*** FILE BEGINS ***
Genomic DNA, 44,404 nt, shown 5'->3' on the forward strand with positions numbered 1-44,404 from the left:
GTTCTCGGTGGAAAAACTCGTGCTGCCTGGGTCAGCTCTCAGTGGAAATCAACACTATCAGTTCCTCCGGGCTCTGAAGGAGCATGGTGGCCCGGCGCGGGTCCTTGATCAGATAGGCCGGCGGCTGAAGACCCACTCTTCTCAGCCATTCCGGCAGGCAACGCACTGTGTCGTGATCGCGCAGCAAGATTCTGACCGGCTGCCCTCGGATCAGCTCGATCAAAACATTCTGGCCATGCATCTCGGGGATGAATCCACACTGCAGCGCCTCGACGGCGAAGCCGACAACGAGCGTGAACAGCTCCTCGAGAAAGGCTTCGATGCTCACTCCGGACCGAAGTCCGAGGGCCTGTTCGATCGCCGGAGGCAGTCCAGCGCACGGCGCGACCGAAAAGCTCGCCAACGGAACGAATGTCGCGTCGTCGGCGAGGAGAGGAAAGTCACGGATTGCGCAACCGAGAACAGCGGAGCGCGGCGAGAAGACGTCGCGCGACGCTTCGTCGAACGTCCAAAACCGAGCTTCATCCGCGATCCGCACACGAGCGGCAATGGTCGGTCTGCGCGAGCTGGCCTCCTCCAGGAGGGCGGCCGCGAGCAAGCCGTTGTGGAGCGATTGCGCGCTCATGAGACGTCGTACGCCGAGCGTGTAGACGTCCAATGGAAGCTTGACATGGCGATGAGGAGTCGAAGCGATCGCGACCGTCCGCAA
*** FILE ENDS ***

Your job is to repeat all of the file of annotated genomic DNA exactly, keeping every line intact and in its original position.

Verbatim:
Genomic DNA, 44,404 nt, shown 5'->3' on the forward strand with positions numbered 1-44,404 from the left:
GTTCTCGGTGGAAAAACTCGTGCTGCCTGGGTCAGCTCTCAGTGGAAATCAACACTATCAGTTCCTCCGGGCTCTGAAGGAGCATGGTGGCCCGGCGCGGGTCCTTGATCAGATAGGCCGGCGGCTGAAGACCCACTCTTCTCAGCCATTCCGGCAGGCAACGCACTGTGTCGTGATCGCGCAGCAAGATTCTGACCGGCTGCCCTCGGATCAGCTCGATCAAAACATTCTGGCCATGCATCTCGGGGATGAATCCACACTGCAGCGCCTCGACGGCGAAGCCGACAACGAGCGTGAACAGCTCCTCGAGAAAGGCTTCGATGCTCACTCCGGACCGAAGTCCGAGGGCCTGTTCGATCGCCGGAGGCAGTCCAGCGCACGGCGCGACCGAAAAGCTCGCCAACGGAACGAATGTCGCGTCGTCGGCGAGGAGAGGAAAGTCACGGATTGCGCAACCGAGAACAGCGGAGCGCGGCGAGAAGACGTCGCGCGACGCTTCGTCGAACGTCCAAAACCGAGCTTCATCCGCGATCCGCACACGAGCGGCAATGGTCGGTCTGCGCGAGCTGGCCTCCTCCAGGAGGGCGGCCGCGAGCAAGCCGTTGTGGAGCGATTGCGCGCTCATGAGACGTCGTACGCCGAGCGTGTAGACGTCCAATGGAAGCTTGACATGGCGATGAGGAGTCGAAGCGATCGCGACCGTCCGCAA